With both Charisma boss Tony Stratton-Smith and Tony Smith working out a middle ground for the group, Gabriel ultimately did not work on Friedkin's project, which became Sorcerer.

Source: 'I was aware there was something going on with Peter', prog.teamrock.com, 22 May 2015
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After its poor showing at the US boxoffice, the title wad changed to "The Wages of Fear" for its release in the UK. As well as being severely edited down, it was also shown as part of a double bill with The Last Dinosaur (1977).
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Despite having an occasion to star in a Hollywood movie which was the actor's dream, Francisco Rabal was slightly disappointed with the movie's international scope and said: "[all] my life, I wanted to make a 'Hollywood' movie [and w]hen I finally did, it was filmed in Paris, Israel, Mexico and the Dominican Republic!"
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This was Karl John's final role as he died on December 22, 1977.
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The mock explosion that occurred during the Jerusalem scenes had such power that it broke a window of the city's mayor's house, which was located 6 metres (20 ft) away. The detonation was controlled by Nick Dimitri, a stuntman portraying an Israeli soldier, who positioned himself too close to explosives which resulted in injuries. However, after an hour the director ordered a second take, being adamant about the previous accident. Dimitri praised William Friedkin's craftmanship by saying that "when you watch the movie and everything gets obliterated, you can't even tell if it's the first or second take".[60] Moreover, during the realization of the sequence, an actual bombing took place in the vicinity, which prompted Friedkin to capture additional footage which in his opinion added "a documentary reality".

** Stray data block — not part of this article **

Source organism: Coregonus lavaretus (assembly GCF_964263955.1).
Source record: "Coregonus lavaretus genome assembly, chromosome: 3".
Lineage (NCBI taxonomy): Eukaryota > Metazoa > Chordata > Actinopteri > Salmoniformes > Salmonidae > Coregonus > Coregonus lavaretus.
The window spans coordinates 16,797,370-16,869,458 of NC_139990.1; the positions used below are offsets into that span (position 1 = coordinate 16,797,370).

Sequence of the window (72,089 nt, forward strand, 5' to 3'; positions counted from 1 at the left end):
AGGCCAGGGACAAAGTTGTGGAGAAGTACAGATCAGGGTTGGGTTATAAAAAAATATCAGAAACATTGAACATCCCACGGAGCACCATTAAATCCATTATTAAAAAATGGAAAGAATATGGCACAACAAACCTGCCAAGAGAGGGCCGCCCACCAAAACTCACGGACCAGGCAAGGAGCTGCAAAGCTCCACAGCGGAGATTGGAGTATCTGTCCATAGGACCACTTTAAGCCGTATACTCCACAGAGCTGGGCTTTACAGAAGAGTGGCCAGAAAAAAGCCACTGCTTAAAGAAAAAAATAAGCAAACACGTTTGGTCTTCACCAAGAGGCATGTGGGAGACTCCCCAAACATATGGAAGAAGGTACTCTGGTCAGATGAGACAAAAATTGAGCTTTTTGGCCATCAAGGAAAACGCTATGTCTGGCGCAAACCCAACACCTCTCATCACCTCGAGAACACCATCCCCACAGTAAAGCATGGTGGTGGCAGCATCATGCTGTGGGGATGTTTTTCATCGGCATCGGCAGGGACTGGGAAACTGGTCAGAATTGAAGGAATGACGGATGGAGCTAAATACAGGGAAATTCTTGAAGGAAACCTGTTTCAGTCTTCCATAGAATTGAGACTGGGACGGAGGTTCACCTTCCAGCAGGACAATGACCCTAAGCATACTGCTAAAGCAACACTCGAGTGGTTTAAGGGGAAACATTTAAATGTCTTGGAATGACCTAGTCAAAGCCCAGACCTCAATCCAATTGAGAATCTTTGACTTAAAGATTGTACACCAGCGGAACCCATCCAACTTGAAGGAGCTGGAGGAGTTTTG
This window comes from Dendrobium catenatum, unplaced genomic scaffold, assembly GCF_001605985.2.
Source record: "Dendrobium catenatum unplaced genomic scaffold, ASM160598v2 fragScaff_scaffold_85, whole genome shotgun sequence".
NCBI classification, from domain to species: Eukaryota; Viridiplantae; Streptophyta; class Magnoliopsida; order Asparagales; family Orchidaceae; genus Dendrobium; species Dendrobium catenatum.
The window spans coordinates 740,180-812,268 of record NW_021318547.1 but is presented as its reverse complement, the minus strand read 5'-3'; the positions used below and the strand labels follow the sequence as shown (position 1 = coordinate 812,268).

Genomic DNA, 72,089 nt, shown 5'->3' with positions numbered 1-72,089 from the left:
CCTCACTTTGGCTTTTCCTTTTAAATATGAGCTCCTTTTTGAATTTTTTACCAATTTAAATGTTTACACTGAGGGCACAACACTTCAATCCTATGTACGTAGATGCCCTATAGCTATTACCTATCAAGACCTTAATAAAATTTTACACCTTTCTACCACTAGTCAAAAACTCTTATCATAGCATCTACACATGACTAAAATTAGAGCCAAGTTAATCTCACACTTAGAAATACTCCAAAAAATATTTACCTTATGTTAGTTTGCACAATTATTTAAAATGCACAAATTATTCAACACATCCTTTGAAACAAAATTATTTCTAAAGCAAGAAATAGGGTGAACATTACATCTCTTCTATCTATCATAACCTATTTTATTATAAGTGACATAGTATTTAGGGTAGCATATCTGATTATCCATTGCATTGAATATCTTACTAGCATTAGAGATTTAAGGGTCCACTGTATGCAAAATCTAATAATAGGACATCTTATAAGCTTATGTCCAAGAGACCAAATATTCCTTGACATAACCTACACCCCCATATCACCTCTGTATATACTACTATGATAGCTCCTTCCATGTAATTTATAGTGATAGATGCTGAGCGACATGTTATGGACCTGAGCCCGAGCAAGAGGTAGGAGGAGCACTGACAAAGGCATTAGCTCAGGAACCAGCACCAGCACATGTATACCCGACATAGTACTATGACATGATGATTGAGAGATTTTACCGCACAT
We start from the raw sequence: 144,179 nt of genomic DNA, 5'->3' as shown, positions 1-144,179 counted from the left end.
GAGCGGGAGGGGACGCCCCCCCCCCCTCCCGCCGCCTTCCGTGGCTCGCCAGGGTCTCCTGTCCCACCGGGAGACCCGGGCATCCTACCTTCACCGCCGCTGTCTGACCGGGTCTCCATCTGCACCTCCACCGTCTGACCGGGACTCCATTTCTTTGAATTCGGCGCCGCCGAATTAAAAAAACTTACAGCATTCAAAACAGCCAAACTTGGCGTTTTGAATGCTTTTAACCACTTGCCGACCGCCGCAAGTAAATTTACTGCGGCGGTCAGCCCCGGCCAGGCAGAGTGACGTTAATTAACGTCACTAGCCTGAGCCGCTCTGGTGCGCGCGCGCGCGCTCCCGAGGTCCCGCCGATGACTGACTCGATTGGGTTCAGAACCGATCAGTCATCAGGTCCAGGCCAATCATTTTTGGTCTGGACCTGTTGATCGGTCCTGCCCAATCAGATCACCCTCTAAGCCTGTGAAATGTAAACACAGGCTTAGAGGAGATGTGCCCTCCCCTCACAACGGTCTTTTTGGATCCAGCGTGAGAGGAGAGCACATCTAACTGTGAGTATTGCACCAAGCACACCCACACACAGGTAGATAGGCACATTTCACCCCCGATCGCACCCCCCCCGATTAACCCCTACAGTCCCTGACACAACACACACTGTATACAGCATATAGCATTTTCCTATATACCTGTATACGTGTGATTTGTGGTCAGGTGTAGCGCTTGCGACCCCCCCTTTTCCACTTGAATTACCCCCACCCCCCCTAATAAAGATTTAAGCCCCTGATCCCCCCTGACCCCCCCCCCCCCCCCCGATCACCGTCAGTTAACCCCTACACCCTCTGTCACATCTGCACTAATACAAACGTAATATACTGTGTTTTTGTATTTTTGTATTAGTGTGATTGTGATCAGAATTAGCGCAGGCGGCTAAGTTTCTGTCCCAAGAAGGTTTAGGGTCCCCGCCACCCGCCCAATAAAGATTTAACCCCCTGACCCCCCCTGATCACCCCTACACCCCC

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For the film's screening, Paramount and William Friedkin prepared specific instructions regarding music: they demanded a three-and-half-minute musical overture to be played prior to each screening, and prohibited any alterations to it.
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Roy Scheider's then-wife, Cynthia Scheider, was an assistant film editor who had previously worked with Bud Smith on The Exorcist (1973). Since shooting the film required a prolonged stay in South America, the actor asked William Friedkin if she could stay with him and have a job in an editing capacity. The director fulfilled his wish and was reportedly "delighted".
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William Friedkin attempted to complete the picture "without relying on dialogue", and "telling the story through imagery" instead. In the film's pressbook Friedkin states that for him creating a film is multi-faceted experience: "[e]very film is actually three films[.] There is the film you conceive and plan. There is the film you actually shoot. And there is the film that emerges with you in the editing room".
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In a 1977 interview for The New York Times, Roy Scheider said that shooting the film "made Jaws (1975) look like a picnic." He mentioned that the stuntmen were unhappy because of the fact the leading actors performed their own stunts, and added that the scene involving crossing a suspension rope bridge is "what really happened". Said scene was also, according to him, the most perilous sequence he has ever taken part in.
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William Friedkin antagonized Paramount, using a Gulf and Western corporate photo for a scene that featured the evil board of directors of the fictional company which hired the men to deliver nitroglycerin. Walon Green recalled the experience in the following way:

"[Friedkin] put Bluhdorn's picture on the wall in the office in the scene where [the oil company foreman] finds out that the well is blown by terrorists and they can't do anything about it. When Bluhdorn saw his picture on the wall as chairman of the oil company he had a shit hemorrhage!"